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US to stay neutral if Pakistan government is changed constitutionally
Publication Date : 08-08-2014
The United States has been quietly telling Pakistani politicians that it would stay neutral if the threatened agitation in the country leads to a government change through “constitutional means”, but would be opposed to a coup.
This message from Washington has been delivered to government and opposition politicians and military leaders by US Ambassador Richard Olson ahead of next week’s planned agitation by the Pakistan Tehreek-i-Insaf and some other opposition parties amid worries that the situation could spiral out of control.
“Ambassador Olson has been discussing the political scenario,” said one politician who had recently met the envoy. He asked not to be named.
Olson, who had held a series of meetings earlier, met JUI-F chief Maulana Fazlur Rehman on Thursday.
Another politician said the American ambassador had quite candidly conveyed the US concerns in his meeting with him and had categorically opposed a military takeover.
Speculations are rife in the country about an impending political change, as PTI’s long march and sit-in planned for Independence Day anniversary draws closer.
Foreign diplomats have been closely watching the developments. Olson too has been meeting key leaders to keep tabs on the situation.
In a country where people believe in the myth of American influence over political developments, the words of the ambassador are seen as a bellwether of things to come.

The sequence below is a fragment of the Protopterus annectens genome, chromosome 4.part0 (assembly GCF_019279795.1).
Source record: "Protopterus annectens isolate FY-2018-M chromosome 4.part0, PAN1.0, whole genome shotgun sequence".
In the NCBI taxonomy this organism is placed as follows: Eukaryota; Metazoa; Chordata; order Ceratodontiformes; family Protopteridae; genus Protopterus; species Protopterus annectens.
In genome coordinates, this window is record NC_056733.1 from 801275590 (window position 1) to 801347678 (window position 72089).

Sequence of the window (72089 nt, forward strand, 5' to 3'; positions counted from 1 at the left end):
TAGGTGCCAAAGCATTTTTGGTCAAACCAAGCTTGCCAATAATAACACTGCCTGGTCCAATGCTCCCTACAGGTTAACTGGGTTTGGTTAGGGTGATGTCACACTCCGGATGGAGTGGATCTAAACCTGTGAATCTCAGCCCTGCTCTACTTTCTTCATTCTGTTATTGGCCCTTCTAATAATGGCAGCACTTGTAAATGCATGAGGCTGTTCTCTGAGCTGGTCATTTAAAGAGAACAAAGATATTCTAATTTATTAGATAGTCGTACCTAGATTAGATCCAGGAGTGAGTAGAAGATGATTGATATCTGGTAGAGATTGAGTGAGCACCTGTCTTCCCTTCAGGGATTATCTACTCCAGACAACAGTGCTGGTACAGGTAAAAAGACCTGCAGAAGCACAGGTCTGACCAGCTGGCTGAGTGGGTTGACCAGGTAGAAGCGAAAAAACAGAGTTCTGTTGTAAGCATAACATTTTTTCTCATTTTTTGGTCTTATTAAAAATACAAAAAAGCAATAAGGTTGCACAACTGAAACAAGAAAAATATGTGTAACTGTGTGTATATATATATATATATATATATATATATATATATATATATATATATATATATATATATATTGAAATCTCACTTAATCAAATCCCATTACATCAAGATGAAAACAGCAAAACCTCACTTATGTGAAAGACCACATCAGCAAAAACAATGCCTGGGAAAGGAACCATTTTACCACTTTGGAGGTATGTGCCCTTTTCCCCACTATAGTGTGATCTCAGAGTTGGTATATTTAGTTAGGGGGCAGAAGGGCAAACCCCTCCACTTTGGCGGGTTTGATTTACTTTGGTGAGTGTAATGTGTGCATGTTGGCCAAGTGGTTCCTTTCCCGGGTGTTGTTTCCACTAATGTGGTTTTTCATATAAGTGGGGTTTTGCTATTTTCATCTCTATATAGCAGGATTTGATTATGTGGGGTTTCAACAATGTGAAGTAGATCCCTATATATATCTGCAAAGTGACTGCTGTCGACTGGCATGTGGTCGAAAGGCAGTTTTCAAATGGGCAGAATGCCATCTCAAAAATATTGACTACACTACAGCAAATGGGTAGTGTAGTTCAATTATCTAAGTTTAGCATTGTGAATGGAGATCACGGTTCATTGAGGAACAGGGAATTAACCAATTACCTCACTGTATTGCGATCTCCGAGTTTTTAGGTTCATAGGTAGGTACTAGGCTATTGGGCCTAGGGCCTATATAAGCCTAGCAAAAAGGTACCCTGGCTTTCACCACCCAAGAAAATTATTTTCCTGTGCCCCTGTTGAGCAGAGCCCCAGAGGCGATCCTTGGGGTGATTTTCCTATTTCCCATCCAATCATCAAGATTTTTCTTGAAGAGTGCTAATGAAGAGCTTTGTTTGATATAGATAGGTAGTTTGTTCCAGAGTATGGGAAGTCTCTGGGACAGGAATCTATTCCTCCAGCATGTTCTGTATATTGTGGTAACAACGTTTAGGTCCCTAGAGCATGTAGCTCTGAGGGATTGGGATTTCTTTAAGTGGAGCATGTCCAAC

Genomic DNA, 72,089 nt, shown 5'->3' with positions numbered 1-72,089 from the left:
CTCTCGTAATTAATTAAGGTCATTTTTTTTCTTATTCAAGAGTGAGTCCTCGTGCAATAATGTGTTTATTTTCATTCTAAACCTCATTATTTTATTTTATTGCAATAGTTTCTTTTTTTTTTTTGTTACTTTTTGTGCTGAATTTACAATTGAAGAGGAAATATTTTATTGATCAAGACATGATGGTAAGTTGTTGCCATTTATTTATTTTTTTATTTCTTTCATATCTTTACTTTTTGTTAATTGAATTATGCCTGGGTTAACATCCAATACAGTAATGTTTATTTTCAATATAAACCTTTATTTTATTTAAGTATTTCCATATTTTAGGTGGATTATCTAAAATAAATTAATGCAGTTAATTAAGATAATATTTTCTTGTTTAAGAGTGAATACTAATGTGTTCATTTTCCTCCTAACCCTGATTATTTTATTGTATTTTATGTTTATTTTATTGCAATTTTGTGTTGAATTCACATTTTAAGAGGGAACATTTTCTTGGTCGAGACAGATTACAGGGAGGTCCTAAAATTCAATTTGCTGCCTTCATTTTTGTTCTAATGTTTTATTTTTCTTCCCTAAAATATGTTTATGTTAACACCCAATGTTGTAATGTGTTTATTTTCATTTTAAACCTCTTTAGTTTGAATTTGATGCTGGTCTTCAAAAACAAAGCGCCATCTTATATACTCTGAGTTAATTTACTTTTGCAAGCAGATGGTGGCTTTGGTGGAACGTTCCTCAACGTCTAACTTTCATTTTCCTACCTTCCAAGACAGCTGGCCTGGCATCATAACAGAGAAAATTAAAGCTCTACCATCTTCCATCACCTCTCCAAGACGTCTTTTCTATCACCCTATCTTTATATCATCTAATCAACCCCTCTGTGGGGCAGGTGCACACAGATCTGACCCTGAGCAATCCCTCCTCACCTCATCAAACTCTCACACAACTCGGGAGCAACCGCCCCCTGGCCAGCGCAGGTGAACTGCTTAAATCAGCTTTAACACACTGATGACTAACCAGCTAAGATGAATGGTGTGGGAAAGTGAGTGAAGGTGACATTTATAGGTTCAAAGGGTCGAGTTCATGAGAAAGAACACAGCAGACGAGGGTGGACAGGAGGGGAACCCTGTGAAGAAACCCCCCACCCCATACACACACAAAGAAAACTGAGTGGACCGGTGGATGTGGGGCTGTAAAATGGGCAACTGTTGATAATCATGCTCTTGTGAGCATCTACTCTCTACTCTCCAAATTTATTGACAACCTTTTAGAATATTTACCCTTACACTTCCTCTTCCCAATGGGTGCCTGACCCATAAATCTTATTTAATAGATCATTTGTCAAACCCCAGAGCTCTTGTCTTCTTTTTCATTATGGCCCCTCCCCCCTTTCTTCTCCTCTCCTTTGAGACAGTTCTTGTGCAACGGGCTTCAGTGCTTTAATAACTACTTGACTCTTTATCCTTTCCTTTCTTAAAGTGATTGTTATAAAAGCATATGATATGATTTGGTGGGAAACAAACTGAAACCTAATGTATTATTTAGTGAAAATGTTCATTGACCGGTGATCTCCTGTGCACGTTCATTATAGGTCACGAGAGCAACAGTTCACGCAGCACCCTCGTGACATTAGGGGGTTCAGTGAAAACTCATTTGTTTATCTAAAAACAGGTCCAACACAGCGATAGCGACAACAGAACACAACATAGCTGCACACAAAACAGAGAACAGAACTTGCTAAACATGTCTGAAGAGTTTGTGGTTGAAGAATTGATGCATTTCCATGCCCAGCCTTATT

No-one could be a stronger believer of the myth than prime minister Nawaz Sharif himself, about whom a former US ambassador had noted: “The fact that a former prime minister believes the US could control the appointment of Pakistan’s chief of army staff speaks volumes about the myth of American influence here.”
In his conversations with political and military leaderships, Ambassador Olson has said the US would not take any position if a change in the government comes through constitutional means.
He was quoted as having said that the test has been the country’s Constitution and that “Constitutional change would be perfectly legitimate”.
This message, it is said, has been conveyed across the political spectrum.
The second part of the American message being delivered to the army and the politicians is that a military coup would be unacceptable and could trigger suspension of assistance.